Trust Hero: Brad Katsuyama, on CBS 60 Minutes
Michael Lewis’s new book Flash Boys goes on sale at Amazon this morning, March 31. The headline, as he put it in Sunday’s exquisitely timed CBS 60 Minutes – “The stock market is rigged.” And it’s rigged in favor of high-frequency traders.
Complaints about high frequency trading are not new. What is new, to nearly all of us, is the story of an unlikely trust hero that Lewis profiles, and the amazing response to HFT that he is developing.
Brad Katsuyama, a Canadian employee of Royal Bank of Canada, ran the New York trading desk for RBC. He noticed that the trading action was as if someone was constantly front-running him, causing him higher prices to fill orders, and thus higher costs to his customers. He soon found the problem was endemic in the industry.
He teamed up with an Irish fiber networks expert. The two of them and their team figured out how it all worked. Firms like Spread Networks had figured out how to lay enough fiber cable to allow just milliseconds of advantage – enough to notice an order from someone like RBC, then quickly get in front of that order at other exchanges, and buy-then-sell the same stock before the victim’s trade, running on slower networks, could get filled.
It is, as Lewis says, “legalized front-running.” And it was clearly worth billions.
Now comes the trust part. Katsuyama and his team figured out how to beat the front-runners by spreading their orders to all arrive at the same time at different exchanges. But he wasn’t done yet. He wanted to change the rigged market. Why? “Because it just didn’t feel right. Customers of pension funds and retirement funds are getting bait-and-switched every day.”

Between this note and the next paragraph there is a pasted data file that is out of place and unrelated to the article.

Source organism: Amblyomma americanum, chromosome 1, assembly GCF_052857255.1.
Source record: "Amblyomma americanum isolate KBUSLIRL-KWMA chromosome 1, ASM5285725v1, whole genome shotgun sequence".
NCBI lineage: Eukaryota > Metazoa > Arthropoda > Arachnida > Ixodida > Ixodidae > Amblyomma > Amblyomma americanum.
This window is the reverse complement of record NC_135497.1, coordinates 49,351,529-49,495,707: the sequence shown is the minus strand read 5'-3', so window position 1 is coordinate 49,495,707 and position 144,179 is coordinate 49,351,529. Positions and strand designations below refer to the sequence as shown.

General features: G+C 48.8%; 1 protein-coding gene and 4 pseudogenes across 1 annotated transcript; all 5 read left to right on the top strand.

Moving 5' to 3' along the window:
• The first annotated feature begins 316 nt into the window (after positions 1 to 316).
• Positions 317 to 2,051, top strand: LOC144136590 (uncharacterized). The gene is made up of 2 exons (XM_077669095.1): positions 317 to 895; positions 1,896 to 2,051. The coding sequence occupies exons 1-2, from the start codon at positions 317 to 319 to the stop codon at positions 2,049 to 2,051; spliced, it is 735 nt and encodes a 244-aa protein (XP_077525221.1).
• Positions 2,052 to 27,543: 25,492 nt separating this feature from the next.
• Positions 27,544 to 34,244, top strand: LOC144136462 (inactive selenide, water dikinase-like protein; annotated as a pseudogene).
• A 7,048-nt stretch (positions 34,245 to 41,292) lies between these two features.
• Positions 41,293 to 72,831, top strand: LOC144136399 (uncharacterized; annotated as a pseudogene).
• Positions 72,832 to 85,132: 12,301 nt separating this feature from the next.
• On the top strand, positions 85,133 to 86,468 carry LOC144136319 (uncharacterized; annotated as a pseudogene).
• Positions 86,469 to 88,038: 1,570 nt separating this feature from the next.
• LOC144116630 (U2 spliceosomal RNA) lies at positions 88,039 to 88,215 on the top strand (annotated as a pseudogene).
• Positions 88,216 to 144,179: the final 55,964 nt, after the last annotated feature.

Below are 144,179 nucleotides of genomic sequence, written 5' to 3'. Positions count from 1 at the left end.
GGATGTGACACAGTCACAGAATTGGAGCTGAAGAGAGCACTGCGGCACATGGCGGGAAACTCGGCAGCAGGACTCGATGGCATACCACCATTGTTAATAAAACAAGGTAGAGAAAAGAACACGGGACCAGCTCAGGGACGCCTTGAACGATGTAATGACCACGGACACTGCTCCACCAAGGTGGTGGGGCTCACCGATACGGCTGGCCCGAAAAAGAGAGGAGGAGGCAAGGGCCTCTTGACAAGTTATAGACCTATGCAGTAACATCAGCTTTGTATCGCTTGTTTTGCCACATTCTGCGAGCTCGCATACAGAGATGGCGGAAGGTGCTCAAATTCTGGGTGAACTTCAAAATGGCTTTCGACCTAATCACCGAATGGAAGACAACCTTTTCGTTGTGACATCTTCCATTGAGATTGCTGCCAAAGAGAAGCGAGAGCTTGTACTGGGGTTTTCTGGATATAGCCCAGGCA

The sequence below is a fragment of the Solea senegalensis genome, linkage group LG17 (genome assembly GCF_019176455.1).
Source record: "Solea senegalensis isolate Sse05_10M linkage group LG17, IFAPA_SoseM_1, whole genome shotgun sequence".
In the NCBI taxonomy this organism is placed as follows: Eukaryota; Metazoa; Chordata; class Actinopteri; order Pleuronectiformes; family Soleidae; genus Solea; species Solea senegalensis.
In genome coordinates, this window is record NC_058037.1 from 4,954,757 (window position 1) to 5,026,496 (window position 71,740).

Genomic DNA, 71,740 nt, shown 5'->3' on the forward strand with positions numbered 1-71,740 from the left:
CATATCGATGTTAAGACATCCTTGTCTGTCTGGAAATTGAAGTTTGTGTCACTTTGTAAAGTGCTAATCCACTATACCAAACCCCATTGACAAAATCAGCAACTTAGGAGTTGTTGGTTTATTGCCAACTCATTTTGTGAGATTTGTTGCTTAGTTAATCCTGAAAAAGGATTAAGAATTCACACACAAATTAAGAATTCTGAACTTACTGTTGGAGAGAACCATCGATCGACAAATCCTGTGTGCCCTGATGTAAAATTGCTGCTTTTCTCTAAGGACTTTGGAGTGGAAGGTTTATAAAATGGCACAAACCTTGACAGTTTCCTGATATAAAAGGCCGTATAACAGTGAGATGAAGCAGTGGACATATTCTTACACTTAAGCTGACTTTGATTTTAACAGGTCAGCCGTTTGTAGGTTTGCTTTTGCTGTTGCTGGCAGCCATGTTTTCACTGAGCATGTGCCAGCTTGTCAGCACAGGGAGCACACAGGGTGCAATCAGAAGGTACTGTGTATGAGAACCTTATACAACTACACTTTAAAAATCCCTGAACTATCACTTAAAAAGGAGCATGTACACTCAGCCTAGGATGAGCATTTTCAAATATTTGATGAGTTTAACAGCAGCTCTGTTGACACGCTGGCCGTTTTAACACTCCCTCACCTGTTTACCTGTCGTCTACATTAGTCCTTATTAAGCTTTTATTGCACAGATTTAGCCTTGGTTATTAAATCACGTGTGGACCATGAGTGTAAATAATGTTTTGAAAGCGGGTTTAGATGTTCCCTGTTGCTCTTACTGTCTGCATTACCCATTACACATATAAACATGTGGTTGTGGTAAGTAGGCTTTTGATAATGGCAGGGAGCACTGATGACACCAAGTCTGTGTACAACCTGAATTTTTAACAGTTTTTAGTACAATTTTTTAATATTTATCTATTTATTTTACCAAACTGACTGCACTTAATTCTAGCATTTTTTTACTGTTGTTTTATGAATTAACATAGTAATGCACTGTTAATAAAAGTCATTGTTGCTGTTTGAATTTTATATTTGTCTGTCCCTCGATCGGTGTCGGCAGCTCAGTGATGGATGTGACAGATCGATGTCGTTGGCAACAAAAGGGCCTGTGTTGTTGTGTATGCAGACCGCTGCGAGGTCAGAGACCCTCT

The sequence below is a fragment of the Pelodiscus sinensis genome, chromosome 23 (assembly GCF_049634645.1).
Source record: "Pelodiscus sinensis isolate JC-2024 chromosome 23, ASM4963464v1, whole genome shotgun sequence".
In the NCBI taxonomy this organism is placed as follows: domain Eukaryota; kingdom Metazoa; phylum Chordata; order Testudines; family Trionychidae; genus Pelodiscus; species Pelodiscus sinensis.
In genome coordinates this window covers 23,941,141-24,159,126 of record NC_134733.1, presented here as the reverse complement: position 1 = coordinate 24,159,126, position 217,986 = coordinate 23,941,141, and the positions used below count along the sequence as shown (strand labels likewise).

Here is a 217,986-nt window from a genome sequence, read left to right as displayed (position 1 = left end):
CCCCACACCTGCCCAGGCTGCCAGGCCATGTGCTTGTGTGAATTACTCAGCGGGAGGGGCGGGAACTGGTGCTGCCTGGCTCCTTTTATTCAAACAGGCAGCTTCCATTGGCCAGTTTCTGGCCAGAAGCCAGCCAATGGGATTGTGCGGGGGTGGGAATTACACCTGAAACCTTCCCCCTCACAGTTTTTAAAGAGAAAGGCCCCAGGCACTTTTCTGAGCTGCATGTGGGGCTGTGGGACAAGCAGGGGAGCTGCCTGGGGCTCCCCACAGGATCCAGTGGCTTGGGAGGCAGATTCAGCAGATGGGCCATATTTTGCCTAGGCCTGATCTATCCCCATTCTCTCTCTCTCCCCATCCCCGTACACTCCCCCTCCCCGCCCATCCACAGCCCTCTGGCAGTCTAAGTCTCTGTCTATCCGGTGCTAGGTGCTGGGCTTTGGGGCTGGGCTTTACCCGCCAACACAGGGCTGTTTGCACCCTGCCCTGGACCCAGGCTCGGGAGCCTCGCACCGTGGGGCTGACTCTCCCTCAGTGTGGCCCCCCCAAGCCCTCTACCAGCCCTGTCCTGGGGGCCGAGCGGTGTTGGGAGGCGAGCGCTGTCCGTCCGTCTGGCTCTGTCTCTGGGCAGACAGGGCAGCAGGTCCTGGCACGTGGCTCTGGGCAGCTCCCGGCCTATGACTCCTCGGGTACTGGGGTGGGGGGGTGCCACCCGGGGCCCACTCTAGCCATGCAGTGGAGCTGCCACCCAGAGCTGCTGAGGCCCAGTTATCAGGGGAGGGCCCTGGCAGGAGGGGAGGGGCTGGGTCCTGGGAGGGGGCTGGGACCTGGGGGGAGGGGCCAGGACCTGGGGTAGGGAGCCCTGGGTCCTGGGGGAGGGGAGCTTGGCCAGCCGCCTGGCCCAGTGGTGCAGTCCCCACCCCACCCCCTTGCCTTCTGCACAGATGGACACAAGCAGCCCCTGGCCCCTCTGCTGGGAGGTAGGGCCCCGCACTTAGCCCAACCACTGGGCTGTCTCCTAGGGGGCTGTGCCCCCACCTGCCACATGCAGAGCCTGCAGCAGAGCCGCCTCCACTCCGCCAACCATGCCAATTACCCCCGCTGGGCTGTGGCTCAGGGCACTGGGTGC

Katsuyama quit his million-plus job and set out to found a new exchange. What motivated him – the chance to earn multiple millions more, in good capitalist fashion? No. In his words, “It felt like a sense of obligation; we’ve found a problem affecting millions of people, blindly losing money they don’t even know they’re entitled to.”
They founded IEX, a competitive exchange; using 60 kilometers of cable to disadvantage the HFTs, they beat them at their own game. The exchange is off to a good start, though with lots of powerful enemies.
Katsuyama himself is a bit giddy. “To think that trust itself is actually a differentiator in a services business – it’s kind of a crazy idea.”
Of course, it is anything but crazy. As Michael Lewis says, “When someone walks in the door who is actually trustworthy, he has enormous power. And this is about trying to restore trust to the financial markets.”
Exactly. As anyone who’s been reading this blog for years knows, trust sells. Trust scales. Trust creates value. Trust is an enormous competitive advantage.
If you can drag untrustworthy practices out into the sunlight, customers overwhelmingly prefer trustworthy practices. Key investors like David Einhorn agree; Einhorn figures IEX is a winner.
More power to Katsuyama and to IEX. It’s good to have someone you can trust on Wall Street. I would not bet against him.